Review Of "American Bison: A Natural History" By D. F. Lott

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Reading this gem of a monograph is like leaning on a Montana fence rail listening to an old buffalo hand spill a lifetime of knowledge. Lott (emer., Univ. of California, Davis) was born and raised on a bison refuge and spent his long academic career studying this species. Without a single graph or table (but with 32 pages of photographs) he paints a clear picture of the animal--its behavior, physiology, evolution, and interactions with the major features of its ecosystem. Separate chapters are devoted to each animal species that associated with the bison. Every aspect of the study is peppered with personal observations and earthy humor. The aim of the work is to be not just a reference on this keystone species of the prairies but to assess the estimates of its maximum populations (too high by 50 percent) and its future prospects (genetic threats are greater than habitat loss). In the final chapters, Lott makes a convincing case for the establishment of a mammoth Great Plains National Park. The informal presentation will appeal to all readers; graduate-level readers will find Lott thin on data compared with Joel Berger and Carol Cunningham's Bison: Mating and Conservation in Small Populations (CH, Jan'95); both should be consulted. All levels.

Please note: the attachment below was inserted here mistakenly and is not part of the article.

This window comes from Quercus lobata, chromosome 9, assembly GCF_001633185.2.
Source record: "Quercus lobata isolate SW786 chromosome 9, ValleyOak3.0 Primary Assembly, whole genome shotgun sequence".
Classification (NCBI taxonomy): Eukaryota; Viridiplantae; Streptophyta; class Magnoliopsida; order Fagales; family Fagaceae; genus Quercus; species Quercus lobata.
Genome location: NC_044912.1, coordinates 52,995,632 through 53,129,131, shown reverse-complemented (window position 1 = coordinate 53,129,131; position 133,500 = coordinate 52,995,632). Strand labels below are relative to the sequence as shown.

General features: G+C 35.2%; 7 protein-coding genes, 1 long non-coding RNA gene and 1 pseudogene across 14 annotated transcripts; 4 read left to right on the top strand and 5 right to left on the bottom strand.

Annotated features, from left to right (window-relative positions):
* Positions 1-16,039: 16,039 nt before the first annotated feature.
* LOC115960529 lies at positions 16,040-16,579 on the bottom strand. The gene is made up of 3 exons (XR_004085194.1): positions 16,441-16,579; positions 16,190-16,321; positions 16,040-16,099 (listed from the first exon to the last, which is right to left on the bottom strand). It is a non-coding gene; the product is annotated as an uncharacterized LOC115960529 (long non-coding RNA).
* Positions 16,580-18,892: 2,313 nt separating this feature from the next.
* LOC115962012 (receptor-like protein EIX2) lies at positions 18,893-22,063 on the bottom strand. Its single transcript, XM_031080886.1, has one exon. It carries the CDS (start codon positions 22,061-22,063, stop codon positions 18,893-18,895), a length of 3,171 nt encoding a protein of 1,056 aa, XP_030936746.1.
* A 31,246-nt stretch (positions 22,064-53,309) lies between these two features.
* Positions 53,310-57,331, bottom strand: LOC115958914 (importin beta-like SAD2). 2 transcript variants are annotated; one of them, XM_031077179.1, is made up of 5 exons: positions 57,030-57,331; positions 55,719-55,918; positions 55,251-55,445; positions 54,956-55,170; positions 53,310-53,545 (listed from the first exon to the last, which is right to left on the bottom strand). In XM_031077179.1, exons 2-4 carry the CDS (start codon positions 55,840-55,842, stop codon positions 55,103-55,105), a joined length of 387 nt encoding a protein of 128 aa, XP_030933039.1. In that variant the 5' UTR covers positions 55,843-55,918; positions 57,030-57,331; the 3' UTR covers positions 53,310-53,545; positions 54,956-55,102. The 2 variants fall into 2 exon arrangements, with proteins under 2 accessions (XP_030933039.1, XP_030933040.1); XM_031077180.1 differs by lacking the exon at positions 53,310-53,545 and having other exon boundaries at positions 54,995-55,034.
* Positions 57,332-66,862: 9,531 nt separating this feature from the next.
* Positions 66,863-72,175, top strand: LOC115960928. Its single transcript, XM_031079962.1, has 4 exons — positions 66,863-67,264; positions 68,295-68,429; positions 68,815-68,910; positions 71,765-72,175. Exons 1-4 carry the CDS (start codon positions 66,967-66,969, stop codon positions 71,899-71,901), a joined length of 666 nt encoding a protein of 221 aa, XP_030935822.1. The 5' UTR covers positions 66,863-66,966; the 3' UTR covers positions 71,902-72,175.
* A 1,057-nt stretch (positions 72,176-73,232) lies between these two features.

This work is freely available courtesy of Choice Reviews. The review has been reproduced in full in the abstract field.

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